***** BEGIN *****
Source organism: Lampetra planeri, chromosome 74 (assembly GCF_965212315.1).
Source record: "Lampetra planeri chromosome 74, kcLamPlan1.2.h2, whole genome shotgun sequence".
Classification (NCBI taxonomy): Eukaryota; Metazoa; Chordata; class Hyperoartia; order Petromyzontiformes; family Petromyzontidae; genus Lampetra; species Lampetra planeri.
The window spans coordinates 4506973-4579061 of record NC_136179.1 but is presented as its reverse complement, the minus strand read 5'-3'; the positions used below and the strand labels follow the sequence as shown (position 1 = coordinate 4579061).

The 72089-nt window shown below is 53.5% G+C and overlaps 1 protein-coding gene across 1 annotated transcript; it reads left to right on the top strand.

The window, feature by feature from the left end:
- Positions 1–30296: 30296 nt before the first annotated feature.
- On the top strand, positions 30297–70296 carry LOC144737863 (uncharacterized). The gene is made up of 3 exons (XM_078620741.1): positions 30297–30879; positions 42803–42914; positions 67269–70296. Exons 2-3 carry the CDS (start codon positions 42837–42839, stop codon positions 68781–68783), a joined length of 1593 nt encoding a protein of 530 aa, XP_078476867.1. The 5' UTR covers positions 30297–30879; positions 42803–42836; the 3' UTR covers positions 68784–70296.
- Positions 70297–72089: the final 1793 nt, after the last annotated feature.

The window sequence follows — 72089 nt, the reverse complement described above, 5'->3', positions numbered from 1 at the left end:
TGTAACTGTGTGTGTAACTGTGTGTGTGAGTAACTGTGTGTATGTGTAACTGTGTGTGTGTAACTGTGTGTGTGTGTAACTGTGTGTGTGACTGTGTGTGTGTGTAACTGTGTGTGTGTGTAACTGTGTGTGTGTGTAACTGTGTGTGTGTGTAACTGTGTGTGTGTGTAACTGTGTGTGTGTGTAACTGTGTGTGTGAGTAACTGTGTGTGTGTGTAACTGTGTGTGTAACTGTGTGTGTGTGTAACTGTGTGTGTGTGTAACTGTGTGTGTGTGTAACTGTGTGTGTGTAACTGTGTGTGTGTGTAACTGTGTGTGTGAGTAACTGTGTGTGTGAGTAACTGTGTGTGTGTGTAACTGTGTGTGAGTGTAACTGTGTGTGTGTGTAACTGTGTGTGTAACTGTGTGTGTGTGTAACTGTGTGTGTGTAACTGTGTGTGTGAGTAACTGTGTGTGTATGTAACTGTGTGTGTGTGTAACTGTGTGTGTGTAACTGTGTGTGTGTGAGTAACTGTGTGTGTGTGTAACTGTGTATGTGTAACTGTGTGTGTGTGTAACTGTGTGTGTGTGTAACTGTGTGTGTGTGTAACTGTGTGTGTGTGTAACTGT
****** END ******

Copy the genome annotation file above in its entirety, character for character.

Source organism: Lampetra planeri, chromosome 74 (assembly GCF_965212315.1).
Source record: "Lampetra planeri chromosome 74, kcLamPlan1.2.h2, whole genome shotgun sequence".
Classification (NCBI taxonomy): Eukaryota; Metazoa; Chordata; class Hyperoartia; order Petromyzontiformes; family Petromyzontidae; genus Lampetra; species Lampetra planeri.
The window spans coordinates 4506973-4579061 of record NC_136179.1 but is presented as its reverse complement, the minus strand read 5'-3'; the positions used below and the strand labels follow the sequence as shown (position 1 = coordinate 4579061).

The 72089-nt window shown below is 53.5% G+C and overlaps 1 protein-coding gene across 1 annotated transcript; it reads left to right on the top strand.

The window, feature by feature from the left end:
- Positions 1–30296: 30296 nt before the first annotated feature.
- On the top strand, positions 30297–70296 carry LOC144737863 (uncharacterized). The gene is made up of 3 exons (XM_078620741.1): positions 30297–30879; positions 42803–42914; positions 67269–70296. Exons 2-3 carry the CDS (start codon positions 42837–42839, stop codon positions 68781–68783), a joined length of 1593 nt encoding a protein of 530 aa, XP_078476867.1. The 5' UTR covers positions 30297–30879; positions 42803–42836; the 3' UTR covers positions 68784–70296.
- Positions 70297–72089: the final 1793 nt, after the last annotated feature.

The window sequence follows — 72089 nt, the reverse complement described above, 5'->3', positions numbered from 1 at the left end:
TGTAACTGTGTGTGTAACTGTGTGTGTGAGTAACTGTGTGTATGTGTAACTGTGTGTGTGTAACTGTGTGTGTGTGTAACTGTGTGTGTGACTGTGTGTGTGTGTAACTGTGTGTGTGTGTAACTGTGTGTGTGTGTAACTGTGTGTGTGTGTAACTGTGTGTGTGTGTAACTGTGTGTGTGTGTAACTGTGTGTGTGAGTAACTGTGTGTGTGTGTAACTGTGTGTGTAACTGTGTGTGTGTGTAACTGTGTGTGTGTGTAACTGTGTGTGTGTGTAACTGTGTGTGTGTAACTGTGTGTGTGTGTAACTGTGTGTGTGAGTAACTGTGTGTGTGAGTAACTGTGTGTGTGTGTAACTGTGTGTGAGTGTAACTGTGTGTGTGTGTAACTGTGTGTGTAACTGTGTGTGTGTGTAACTGTGTGTGTGTAACTGTGTGTGTGAGTAACTGTGTGTGTATGTAACTGTGTGTGTGTGTAACTGTGTGTGTGTAACTGTGTGTGTGTGAGTAACTGTGTGTGTGTGTAACTGTGTATGTGTAACTGTGTGTGTGTGTAACTGTGTGTGTGTGTAACTGTGTGTGTGTGTAACTGTGTGTGTGTGTAACTGT